She Would Have Missed This

When I hear women lament their evolution into their own mothers, I stand silent. I am *not* turning into my mother.

I'm never going to wake up seven inches shorter, one hundred pounds heavier, and with thick, black, curly hair. I'll never hear the words, "You look just like your mother."

But the differences are more than just physical. Our personalities are just as different as our faces, if not more so.

Severe clinical depression held her back, suppressed her personality, took away her will to do...anything. It took away her will to get off the couch, her will to be present, her will to socialize, her will to live.

Depression stopped her from finding the joy in life's every little moment. Days and weeks and months passed her by as she slept, a prisoner to the demons in her mind.

I don't know why fate spared me the curse of depression, but I'm thankful it did. I wouldn't want to miss an opportunity to enjoy tea with Alice.


I'm Going to Need More Girl Scout Cookies

On either side of the verbal beat-down the pediatrician doled out over Alexis' weight (which, still, ::blink::blink::blink::), there were two wondrous moments that confirmed that anyone other than me will be winning Mother of the Year.

First I refused the flu shot, which pretty much made the pediatrician all ::blink::blink::blink::.

Whatever. I have my reasons.

Then . . . THEN there was that whole thing where I knew something but didn't say it in time to make it known that I knew. I have evidence that I told someone BEFORE the appointment that I was pretty sure that Alexis had an ear infection, but given that I was all ::blink::blink::blink:: THROUGH the appointment, I kind of sort of forgot to mention it at the moment that mattered most. So, I looked like a rock star when the pediatrician discovered it. Not only do I force my kid to eat nothing but junk food, I make her suffer with an ear infection for several days. I'M THE BESTEST.

Hey, she wasn't complaining. In fact, she mentioned that her ear hurt exactly once. I figured that since she wasn't completely miserable, she could probably soldier through so she didn't have to tempt the Antibiotic Resistance Gods.

Anyway, thanks to THAT glorious moment at the pediatrician's office, Alexis managed to score a nice little bottle of antibiotics. At first I wasn't going to give it to her, but then I figured I probably should since she had been battling the same minor cold for over two weeks.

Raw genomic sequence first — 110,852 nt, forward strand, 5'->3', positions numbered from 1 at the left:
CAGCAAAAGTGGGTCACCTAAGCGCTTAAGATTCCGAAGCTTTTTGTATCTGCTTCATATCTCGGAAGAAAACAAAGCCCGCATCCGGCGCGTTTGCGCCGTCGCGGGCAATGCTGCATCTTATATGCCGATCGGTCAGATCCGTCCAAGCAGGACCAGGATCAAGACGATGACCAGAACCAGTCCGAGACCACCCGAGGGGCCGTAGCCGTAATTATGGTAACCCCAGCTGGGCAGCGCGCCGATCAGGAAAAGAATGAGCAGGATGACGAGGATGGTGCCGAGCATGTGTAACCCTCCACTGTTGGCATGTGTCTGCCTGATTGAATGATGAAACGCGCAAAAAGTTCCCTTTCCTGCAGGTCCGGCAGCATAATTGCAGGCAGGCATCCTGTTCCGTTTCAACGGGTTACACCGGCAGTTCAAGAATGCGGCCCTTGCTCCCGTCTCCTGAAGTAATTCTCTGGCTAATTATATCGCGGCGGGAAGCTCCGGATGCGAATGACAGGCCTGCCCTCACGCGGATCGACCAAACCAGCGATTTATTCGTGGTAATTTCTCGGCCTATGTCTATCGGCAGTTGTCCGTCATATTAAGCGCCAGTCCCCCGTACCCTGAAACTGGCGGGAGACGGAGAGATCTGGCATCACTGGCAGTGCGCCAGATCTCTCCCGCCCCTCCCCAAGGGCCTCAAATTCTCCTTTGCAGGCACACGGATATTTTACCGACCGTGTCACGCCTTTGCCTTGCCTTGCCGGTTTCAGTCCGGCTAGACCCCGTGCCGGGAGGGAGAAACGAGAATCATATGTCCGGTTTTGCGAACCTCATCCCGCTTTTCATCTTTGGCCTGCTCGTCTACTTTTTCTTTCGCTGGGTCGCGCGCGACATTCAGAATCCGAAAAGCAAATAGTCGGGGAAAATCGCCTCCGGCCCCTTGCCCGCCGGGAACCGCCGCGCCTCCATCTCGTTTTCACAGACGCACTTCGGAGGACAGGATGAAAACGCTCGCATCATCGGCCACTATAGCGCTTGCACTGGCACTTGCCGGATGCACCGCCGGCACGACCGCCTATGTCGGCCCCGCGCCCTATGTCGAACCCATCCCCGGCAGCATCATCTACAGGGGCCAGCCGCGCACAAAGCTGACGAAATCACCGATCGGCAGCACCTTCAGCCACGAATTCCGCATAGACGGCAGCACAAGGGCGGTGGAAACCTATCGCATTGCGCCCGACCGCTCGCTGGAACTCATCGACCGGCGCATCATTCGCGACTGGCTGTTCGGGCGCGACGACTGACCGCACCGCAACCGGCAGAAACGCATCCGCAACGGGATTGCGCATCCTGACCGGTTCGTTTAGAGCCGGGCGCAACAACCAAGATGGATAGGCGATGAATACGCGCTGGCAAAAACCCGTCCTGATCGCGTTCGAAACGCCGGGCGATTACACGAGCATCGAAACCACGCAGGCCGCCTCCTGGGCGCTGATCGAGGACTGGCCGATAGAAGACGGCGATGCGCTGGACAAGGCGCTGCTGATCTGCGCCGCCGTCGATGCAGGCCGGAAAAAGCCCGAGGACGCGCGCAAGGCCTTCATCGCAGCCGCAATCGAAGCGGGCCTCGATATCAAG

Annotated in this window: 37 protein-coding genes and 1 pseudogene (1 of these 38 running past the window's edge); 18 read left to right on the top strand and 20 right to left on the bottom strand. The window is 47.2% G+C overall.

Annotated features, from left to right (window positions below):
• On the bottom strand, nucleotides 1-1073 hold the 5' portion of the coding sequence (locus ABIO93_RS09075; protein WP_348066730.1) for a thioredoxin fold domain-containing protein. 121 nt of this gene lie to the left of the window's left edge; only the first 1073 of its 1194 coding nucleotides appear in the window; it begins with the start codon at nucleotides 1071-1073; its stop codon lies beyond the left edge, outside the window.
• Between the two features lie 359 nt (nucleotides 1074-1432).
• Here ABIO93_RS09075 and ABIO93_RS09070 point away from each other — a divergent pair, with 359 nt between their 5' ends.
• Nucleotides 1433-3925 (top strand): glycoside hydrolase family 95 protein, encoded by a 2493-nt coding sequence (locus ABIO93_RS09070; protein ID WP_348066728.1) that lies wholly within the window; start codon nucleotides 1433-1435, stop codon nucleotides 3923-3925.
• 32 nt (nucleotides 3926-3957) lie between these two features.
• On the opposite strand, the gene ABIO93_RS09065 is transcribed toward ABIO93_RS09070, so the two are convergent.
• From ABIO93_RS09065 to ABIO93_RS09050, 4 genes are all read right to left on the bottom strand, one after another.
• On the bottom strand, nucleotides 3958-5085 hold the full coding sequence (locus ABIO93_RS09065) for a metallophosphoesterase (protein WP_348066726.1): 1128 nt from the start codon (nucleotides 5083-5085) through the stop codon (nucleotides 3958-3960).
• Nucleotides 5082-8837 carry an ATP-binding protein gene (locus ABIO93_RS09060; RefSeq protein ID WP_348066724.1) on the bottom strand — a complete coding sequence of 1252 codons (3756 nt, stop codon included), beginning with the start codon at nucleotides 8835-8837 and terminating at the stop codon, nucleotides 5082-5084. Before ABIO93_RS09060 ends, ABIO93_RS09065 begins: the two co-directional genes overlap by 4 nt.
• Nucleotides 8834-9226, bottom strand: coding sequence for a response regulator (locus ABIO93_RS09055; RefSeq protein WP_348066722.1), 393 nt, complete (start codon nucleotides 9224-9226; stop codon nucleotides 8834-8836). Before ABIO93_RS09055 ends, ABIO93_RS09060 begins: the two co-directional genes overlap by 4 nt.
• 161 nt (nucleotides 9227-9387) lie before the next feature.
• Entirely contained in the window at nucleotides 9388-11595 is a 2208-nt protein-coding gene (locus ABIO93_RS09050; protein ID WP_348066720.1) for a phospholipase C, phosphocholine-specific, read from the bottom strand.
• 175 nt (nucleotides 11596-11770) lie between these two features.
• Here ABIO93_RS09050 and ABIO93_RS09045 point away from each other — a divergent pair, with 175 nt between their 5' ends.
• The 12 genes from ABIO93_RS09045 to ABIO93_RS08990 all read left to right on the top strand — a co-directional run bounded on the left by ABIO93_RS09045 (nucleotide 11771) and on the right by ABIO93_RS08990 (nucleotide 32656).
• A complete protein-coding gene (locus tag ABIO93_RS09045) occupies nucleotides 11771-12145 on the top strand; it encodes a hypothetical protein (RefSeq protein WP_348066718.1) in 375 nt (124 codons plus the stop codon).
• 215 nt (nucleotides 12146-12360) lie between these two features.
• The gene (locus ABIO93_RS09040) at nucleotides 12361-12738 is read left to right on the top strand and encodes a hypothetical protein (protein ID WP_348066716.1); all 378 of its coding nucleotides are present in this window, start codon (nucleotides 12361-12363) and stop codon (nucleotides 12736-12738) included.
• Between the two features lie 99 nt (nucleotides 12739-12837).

Here's the thing--the kid was a little sick. Not a lot sick. Not miserable. Not in pain. Not complaining. She was just a little congested and apparently her ear was all filled with rage. Not a big deal. But. BUT! But it was enough to slow the kid down a bit.

Once the antibiotics did their thing, HOLY HELL. The kid turned into a little Tazmanian Devil of destruction and mayhem. She wasn't just back to her usual level of obnoxious; She seemed to have found a whole new level that was like 62350496842 times more intense. She has spent the past week pouncing on nerves, playing those nerves like a banjo, and then riding them like a mechanical bull. She won't shoosh or sit still for even a second, going so far as to even talk in her sleep.



There was a point today when she went from talking non-stop all through dinner to singing non-stop as we drove to our house. She was trying to master an original tune which I believe might just be called, "I Have a Booboo." It went like this:

I have a booboo ::clap::clap::clap::
I haaaave a booboo ::clap::clap::clap::
I have a booboo ::clap::clap::clap::
I haaaave a booboo ::clap::clap::clap::

That's the first verse, second verse, third verse, fourth verse . . . even the fiftieth verse. Every verse for ten minutes . . . all the same. Every verse was sang with the same level of gusto, the same enthusiasm for life, and each and every clap was executed with an ear-splitting precision that only a small child could possibly deliver.

I might have considered shoving a spork into my ears to dull the pain. Possibly.

Instead, I spent the rest of the night rewarding myself with a Girl Scout cookie each time I survived five minutes of the non-stop jabbering without snapping at the kid.  I won't be able to fit into any of my jeans tomorrow, but that's OK. I chose to let today be a good day, even though it was really, really, really, really, really hard to do so.

Then, suddenly, as Alexis was brushing her teeth before going to bed, she fell off of the Obnoxious Train. Spontaneous tears began to cascade down her face.

"What's wrong?" I asked.

"My froat hurts," she whined. (I'm going to be SO sad when she starts enunciating "th" correctly.) She continued on, "I fink I talked too much today."

Is it wrong for me to hope her throat hurts just a tiny bit tomorrow?




One Little Monkey Jumping on the Bed